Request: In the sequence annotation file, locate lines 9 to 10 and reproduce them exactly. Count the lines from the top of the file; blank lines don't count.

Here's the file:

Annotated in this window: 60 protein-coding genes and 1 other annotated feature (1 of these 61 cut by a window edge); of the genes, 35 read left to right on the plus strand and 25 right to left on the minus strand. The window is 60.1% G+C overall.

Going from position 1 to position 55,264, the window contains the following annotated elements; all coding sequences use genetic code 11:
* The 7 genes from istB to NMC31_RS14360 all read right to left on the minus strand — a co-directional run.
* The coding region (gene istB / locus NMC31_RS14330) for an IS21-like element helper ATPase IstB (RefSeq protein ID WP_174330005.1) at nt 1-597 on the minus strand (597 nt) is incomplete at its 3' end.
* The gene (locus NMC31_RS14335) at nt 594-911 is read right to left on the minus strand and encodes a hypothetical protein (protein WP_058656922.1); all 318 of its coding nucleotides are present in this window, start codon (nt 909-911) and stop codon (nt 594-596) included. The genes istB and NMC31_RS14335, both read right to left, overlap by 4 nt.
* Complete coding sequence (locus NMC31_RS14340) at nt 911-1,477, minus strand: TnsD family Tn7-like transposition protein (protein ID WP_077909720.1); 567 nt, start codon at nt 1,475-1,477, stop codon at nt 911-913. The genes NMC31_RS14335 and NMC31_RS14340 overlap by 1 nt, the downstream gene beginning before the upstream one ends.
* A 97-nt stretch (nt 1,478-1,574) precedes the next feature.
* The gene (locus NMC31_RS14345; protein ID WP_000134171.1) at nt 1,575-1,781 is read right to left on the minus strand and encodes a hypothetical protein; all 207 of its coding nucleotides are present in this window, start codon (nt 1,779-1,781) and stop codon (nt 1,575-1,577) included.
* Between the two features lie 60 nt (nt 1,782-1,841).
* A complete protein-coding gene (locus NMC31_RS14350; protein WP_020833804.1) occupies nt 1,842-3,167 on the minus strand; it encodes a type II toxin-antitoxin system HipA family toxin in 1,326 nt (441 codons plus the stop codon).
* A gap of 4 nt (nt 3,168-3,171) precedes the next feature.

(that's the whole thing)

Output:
* Between the two features lie 60 nt (nt 1,782-1,841).
* A complete protein-coding gene (locus NMC31_RS14350; protein WP_020833804.1) occupies nt 1,842-3,167 on the minus strand; it encodes a type II toxin-antitoxin system HipA family toxin in 1,326 nt (441 codons plus the stop codon).